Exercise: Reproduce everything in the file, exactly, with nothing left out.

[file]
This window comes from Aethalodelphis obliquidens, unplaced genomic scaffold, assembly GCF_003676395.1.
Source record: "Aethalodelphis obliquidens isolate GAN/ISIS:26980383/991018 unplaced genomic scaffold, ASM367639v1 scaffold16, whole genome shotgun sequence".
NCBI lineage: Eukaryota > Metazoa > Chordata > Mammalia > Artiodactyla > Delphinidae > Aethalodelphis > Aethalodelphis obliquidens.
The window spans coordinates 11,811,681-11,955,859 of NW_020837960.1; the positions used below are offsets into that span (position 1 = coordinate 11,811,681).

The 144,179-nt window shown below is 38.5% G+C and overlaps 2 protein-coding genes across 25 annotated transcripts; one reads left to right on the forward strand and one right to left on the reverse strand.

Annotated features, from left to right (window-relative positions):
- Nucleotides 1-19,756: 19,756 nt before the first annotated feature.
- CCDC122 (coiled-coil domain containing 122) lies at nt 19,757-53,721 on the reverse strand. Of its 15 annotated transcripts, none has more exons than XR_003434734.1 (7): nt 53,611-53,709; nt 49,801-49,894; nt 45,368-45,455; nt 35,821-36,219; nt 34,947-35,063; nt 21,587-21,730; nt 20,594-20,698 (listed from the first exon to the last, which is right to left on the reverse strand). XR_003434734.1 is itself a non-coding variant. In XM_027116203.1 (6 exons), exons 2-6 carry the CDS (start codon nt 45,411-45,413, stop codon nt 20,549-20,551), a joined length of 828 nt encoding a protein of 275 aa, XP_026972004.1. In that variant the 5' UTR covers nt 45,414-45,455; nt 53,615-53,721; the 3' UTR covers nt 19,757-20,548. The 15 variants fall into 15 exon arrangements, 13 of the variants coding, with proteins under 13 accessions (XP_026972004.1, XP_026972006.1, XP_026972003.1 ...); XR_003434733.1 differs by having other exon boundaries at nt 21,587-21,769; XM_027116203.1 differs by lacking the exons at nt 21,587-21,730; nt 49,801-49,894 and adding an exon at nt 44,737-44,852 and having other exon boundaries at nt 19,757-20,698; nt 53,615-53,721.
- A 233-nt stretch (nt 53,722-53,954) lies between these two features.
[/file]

This window comes from Aethalodelphis obliquidens, unplaced genomic scaffold, assembly GCF_003676395.1.
Source record: "Aethalodelphis obliquidens isolate GAN/ISIS:26980383/991018 unplaced genomic scaffold, ASM367639v1 scaffold16, whole genome shotgun sequence".
NCBI lineage: Eukaryota > Metazoa > Chordata > Mammalia > Artiodactyla > Delphinidae > Aethalodelphis > Aethalodelphis obliquidens.
The window spans coordinates 11,811,681-11,955,859 of NW_020837960.1; the positions used below are offsets into that span (position 1 = coordinate 11,811,681).

The 144,179-nt window shown below is 38.5% G+C and overlaps 2 protein-coding genes across 25 annotated transcripts; one reads left to right on the forward strand and one right to left on the reverse strand.

Annotated features, from left to right (window-relative positions):
- Nucleotides 1-19,756: 19,756 nt before the first annotated feature.
- CCDC122 (coiled-coil domain containing 122) lies at nt 19,757-53,721 on the reverse strand. Of its 15 annotated transcripts, none has more exons than XR_003434734.1 (7): nt 53,611-53,709; nt 49,801-49,894; nt 45,368-45,455; nt 35,821-36,219; nt 34,947-35,063; nt 21,587-21,730; nt 20,594-20,698 (listed from the first exon to the last, which is right to left on the reverse strand). XR_003434734.1 is itself a non-coding variant. In XM_027116203.1 (6 exons), exons 2-6 carry the CDS (start codon nt 45,411-45,413, stop codon nt 20,549-20,551), a joined length of 828 nt encoding a protein of 275 aa, XP_026972004.1. In that variant the 5' UTR covers nt 45,414-45,455; nt 53,615-53,721; the 3' UTR covers nt 19,757-20,548. The 15 variants fall into 15 exon arrangements, 13 of the variants coding, with proteins under 13 accessions (XP_026972004.1, XP_026972006.1, XP_026972003.1 ...); XR_003434733.1 differs by having other exon boundaries at nt 21,587-21,769; XM_027116203.1 differs by lacking the exons at nt 21,587-21,730; nt 49,801-49,894 and adding an exon at nt 44,737-44,852 and having other exon boundaries at nt 19,757-20,698; nt 53,615-53,721.
- A 233-nt stretch (nt 53,722-53,954) lies between these two features.